Europe benzene prices likely to stay volatile - Shell

25 November 2009 12:12  [Source: ICIS news]

ShellAMSTERDAM (ICIS news)--The European benzene market is more volatile and unpredictable than at any stage in the past and is set to remain so, said a key producer on Wednesday.

Whereas the average month-on-month price change in the European spot market was around $20/tonne in the early 1990s and $60-80/tonne in the mid-2000s, it was now around $100-120/tonne or 15%, said Jonathan Forbes-Lane, Shell Chemicals’ general manager aromatics, Europe, in his keynote address to the ICIS Aromatics & Derivatives Conference.

The volatility was greater than that on Brent crude, which had been below 10% in 2009.

The margin of benzene over naphtha had also been exceptionally volatile in 2009, particularly because first benzene demand had fallen faster than reformate and pygas supply, and then benzene demand had recovered while feedstock supply had been limited. Prices would stay volatile and unpredictable because they were being pulled in opposing directions by fluctuations in consumer demand and feedstock supply, Forbes-Lane said.

Suppliers and consumers had driven down inventories, and increased liquidity in the benzene market had created greater transparency, so any new information about supply/demand balances had a major effect on spot pricing, Forbes-Lane added.

Shell had responded to the increased volatility by taking a creative approach to managing its customers’ credit risk to sustain their business for the longer term, according to Forbes-Lane. In some cases this had meant agreeing shorter payment terms, linking buying and selling contracts, or allowing customers to move from contract to spot pricing.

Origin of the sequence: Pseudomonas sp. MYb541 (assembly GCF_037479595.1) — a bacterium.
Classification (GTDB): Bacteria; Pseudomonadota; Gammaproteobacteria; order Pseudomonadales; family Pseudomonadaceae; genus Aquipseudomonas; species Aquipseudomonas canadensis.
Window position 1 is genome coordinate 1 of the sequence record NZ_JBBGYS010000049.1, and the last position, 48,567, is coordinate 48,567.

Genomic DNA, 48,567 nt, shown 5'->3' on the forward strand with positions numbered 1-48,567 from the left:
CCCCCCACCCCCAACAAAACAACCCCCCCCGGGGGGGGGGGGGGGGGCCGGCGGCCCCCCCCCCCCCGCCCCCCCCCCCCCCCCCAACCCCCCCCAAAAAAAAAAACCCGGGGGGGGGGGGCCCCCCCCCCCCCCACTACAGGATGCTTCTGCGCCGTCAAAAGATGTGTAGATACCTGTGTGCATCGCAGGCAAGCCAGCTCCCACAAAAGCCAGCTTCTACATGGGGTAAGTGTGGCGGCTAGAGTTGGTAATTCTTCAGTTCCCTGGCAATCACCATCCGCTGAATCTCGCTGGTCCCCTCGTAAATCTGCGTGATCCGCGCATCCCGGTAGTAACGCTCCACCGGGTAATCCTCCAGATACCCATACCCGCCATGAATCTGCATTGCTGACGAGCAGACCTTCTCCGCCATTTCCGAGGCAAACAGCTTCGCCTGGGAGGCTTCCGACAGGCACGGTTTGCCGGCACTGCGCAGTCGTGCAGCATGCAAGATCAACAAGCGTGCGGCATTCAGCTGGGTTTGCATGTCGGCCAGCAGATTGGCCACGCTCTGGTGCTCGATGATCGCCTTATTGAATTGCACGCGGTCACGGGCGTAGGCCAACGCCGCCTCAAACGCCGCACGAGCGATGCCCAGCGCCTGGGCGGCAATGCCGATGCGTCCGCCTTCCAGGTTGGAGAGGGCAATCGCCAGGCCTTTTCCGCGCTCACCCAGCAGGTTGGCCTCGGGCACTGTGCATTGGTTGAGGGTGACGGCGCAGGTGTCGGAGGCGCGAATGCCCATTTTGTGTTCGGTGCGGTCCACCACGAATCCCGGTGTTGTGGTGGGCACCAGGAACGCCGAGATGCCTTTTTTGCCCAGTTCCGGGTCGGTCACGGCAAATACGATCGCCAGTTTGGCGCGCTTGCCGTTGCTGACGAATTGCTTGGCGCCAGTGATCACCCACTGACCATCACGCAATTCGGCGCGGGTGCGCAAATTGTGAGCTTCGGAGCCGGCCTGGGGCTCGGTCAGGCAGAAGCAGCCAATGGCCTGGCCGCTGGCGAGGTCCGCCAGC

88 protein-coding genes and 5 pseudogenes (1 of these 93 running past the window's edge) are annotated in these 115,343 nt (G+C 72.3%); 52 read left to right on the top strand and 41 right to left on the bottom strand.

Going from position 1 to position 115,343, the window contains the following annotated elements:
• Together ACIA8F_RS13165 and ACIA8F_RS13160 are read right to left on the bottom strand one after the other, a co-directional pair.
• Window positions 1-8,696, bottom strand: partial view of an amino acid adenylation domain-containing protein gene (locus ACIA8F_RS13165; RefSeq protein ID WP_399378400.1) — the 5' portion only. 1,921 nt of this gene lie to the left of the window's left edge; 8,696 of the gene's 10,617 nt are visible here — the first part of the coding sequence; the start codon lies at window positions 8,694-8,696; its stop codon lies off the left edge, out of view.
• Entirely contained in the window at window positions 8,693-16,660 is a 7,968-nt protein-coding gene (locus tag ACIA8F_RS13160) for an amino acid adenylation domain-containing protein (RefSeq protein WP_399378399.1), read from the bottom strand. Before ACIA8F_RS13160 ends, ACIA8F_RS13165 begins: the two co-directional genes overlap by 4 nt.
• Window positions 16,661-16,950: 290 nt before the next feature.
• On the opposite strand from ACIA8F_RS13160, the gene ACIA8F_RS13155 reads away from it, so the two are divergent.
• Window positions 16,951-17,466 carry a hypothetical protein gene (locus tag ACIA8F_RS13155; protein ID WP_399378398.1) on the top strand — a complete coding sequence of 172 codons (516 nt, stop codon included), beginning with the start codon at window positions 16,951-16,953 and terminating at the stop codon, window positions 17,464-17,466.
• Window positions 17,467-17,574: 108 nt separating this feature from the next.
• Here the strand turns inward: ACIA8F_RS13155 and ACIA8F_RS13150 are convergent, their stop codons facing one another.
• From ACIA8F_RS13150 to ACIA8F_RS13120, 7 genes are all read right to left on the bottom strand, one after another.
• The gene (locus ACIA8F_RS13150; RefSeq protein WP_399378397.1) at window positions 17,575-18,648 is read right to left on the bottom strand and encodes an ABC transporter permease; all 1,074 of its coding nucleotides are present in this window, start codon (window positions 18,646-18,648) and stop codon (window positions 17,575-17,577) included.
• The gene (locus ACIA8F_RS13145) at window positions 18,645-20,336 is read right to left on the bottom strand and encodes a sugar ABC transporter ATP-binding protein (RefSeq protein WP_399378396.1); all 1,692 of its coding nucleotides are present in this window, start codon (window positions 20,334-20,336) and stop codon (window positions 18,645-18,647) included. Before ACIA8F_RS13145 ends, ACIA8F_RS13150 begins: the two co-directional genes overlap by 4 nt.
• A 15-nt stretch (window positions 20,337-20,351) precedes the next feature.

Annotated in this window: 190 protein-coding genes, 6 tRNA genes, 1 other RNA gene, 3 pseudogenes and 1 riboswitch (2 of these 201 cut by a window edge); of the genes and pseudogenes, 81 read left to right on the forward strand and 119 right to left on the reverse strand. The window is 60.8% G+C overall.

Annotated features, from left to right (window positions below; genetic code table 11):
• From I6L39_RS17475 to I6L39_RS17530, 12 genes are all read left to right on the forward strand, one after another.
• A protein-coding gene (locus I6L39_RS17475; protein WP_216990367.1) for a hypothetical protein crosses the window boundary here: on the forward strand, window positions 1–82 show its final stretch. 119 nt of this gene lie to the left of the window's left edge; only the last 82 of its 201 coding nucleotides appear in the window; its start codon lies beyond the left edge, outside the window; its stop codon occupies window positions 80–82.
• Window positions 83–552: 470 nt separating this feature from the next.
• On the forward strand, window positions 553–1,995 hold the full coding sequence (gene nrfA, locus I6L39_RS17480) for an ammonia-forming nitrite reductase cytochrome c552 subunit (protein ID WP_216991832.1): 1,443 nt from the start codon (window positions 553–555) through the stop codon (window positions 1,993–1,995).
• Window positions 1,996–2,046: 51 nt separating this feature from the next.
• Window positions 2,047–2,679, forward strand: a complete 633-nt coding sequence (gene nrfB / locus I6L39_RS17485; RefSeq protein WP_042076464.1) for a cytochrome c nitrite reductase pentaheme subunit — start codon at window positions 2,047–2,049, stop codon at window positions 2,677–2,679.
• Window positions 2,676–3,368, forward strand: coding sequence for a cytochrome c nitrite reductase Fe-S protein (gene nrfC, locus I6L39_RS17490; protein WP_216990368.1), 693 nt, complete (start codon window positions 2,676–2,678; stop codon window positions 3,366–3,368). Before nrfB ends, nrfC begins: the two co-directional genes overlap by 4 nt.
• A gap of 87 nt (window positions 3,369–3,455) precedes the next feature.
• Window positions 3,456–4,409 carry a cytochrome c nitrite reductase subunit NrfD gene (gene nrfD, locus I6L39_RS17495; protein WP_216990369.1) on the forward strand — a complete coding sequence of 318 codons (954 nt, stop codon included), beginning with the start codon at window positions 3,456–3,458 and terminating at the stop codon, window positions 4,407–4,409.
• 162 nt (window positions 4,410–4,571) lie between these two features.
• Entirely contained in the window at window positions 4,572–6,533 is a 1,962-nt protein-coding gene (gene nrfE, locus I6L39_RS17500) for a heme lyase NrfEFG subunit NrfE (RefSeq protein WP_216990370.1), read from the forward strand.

Customers had changed their negotiating tactics during the downturn, Forbes-Lane said. One big buyer had switched to an auction process to buy its benzene.

The partnership of Shell Chemicals with Shell Trading had also helped the company to manage risk in volatile markets.

Responding to a question from the floor about whether there was a conflict of interests between managing the assets and taking advantage of trading the spot market, Forbes-Lane said that spot trading was one of Shell’s core competences and so could be used to make a profit.

Market perceptions were a strong factor in driving spot price volatility. Regarding hedging as a solution, he said: “Hedging is not for free. Those companies that go into it are very nearly always disappointed.”

The 8th European Aromatics & Derivatives Conference, jointly organised by ICIS and International e-Chem, takes place from Wednesday 25 November to Thursday 26 November 2009.

For more on benzene visit ICIS chemical intelligence
To discuss issues facing the chemical industry go to ICIS connect


By: Barbara Ortner
+44 20 8652 3214



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